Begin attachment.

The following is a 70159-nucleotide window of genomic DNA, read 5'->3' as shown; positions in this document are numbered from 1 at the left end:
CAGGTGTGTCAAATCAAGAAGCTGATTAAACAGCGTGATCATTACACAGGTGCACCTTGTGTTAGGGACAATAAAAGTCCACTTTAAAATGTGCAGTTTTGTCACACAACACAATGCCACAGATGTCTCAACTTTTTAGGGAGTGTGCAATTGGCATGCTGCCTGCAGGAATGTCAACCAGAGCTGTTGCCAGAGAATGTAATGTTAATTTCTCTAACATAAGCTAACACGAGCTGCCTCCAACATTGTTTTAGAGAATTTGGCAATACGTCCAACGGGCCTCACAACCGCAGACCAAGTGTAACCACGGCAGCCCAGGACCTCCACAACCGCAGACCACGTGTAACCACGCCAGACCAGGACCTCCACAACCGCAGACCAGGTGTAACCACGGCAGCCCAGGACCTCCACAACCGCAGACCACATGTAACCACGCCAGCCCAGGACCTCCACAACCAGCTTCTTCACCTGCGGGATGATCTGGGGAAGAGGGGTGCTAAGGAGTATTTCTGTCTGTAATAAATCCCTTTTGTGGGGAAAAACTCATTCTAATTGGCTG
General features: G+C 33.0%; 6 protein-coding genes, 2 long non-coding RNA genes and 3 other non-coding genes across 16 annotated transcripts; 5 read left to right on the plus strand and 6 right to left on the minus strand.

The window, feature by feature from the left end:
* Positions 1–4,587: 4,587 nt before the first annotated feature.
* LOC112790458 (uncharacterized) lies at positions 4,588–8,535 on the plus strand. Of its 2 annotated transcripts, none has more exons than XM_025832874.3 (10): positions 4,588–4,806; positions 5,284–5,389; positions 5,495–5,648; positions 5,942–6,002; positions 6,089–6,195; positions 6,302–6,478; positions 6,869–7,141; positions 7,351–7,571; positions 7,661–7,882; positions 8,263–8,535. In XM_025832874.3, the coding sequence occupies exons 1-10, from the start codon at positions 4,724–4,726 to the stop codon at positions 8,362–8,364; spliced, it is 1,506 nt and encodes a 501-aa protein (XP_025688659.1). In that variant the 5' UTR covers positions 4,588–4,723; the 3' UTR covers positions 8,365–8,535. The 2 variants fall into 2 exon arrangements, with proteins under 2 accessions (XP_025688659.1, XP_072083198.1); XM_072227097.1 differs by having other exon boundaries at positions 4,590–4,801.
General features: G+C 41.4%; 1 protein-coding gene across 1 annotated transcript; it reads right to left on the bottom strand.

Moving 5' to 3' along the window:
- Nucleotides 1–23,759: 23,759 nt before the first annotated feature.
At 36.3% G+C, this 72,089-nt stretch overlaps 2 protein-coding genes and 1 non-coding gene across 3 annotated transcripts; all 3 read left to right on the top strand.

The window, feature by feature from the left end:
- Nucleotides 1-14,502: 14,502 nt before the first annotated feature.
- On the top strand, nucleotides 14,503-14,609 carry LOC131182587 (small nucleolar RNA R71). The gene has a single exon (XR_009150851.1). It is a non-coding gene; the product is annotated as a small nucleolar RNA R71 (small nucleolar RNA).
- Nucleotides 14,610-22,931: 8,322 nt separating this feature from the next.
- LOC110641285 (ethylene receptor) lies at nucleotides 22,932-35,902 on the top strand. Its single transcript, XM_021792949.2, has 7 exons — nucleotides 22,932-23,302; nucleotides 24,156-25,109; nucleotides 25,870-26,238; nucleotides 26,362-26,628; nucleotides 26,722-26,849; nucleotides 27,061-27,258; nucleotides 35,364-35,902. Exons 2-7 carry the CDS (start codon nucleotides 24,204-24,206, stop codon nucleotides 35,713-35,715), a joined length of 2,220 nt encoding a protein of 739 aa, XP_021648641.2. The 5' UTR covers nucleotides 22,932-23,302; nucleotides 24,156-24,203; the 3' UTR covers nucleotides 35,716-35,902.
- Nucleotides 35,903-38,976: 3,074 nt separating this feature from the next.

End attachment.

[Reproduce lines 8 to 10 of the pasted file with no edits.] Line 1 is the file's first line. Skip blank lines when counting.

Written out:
Moving 5' to 3' along the window:
- Nucleotides 1–23,759: 23,759 nt before the first annotated feature.
At 36.3% G+C, this 72,089-nt stretch overlaps 2 protein-coding genes and 1 non-coding gene across 3 annotated transcripts; all 3 read left to right on the top strand.